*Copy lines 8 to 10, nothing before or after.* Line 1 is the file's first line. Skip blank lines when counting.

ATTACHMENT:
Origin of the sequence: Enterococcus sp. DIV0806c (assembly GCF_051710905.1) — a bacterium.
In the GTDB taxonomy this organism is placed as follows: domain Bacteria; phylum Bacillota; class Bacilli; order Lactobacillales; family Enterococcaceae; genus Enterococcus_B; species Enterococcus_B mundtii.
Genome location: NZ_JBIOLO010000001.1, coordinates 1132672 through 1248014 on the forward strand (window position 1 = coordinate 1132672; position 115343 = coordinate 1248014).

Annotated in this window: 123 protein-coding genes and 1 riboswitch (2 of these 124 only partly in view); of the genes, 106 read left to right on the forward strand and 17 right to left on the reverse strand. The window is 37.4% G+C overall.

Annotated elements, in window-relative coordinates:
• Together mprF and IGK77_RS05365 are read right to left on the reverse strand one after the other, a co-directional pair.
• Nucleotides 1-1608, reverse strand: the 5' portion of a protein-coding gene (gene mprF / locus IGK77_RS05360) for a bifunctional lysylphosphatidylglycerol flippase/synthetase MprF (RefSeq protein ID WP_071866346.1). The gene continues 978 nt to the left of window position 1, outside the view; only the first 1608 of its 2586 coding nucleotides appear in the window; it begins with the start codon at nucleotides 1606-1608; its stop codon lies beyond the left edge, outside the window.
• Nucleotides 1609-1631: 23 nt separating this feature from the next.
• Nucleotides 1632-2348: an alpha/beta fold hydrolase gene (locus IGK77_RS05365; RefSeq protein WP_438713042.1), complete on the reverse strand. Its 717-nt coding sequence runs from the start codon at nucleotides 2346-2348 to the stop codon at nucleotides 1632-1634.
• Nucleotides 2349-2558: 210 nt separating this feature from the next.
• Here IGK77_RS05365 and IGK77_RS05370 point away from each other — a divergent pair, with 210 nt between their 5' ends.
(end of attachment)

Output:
• Nucleotides 1609-1631: 23 nt separating this feature from the next.
• Nucleotides 1632-2348: an alpha/beta fold hydrolase gene (locus IGK77_RS05365; RefSeq protein WP_438713042.1), complete on the reverse strand. Its 717-nt coding sequence runs from the start codon at nucleotides 2346-2348 to the stop codon at nucleotides 1632-1634.
• Nucleotides 2349-2558: 210 nt separating this feature from the next.